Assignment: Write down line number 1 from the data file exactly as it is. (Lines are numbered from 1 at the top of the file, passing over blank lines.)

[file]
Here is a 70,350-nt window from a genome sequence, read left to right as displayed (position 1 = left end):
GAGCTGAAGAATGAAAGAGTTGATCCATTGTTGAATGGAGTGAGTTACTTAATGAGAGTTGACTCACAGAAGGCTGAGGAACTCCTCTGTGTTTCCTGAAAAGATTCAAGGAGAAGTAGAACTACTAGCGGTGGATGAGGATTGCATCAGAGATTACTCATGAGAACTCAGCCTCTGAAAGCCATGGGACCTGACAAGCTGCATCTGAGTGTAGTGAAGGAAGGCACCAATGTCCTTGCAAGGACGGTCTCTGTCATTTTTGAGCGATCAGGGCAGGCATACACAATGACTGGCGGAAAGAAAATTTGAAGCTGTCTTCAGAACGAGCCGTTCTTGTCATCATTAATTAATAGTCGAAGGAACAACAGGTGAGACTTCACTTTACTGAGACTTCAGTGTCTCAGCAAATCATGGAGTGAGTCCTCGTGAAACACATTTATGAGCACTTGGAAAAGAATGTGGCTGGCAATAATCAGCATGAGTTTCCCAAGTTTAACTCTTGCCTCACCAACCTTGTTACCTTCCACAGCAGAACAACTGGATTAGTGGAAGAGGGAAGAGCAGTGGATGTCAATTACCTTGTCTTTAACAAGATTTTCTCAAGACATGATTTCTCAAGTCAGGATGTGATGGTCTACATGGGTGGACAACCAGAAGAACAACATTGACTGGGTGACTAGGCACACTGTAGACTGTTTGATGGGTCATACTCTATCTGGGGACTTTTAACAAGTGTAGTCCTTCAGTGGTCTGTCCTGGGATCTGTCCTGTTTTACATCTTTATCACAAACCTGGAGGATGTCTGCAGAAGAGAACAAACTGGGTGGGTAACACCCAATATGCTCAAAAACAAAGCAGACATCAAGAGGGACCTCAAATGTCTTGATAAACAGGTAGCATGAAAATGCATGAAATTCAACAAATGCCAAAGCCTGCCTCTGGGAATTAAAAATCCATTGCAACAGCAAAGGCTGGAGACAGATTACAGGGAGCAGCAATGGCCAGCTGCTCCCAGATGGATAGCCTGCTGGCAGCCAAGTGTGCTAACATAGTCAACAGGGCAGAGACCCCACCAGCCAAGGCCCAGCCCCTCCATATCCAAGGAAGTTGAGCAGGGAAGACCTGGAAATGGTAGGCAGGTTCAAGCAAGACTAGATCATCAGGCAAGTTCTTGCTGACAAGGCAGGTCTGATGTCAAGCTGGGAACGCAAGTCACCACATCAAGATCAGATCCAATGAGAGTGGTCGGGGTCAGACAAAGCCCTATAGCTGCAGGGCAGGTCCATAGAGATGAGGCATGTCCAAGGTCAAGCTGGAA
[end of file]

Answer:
Here is a 70,350-nt window from a genome sequence, read left to right as displayed (position 1 = left end):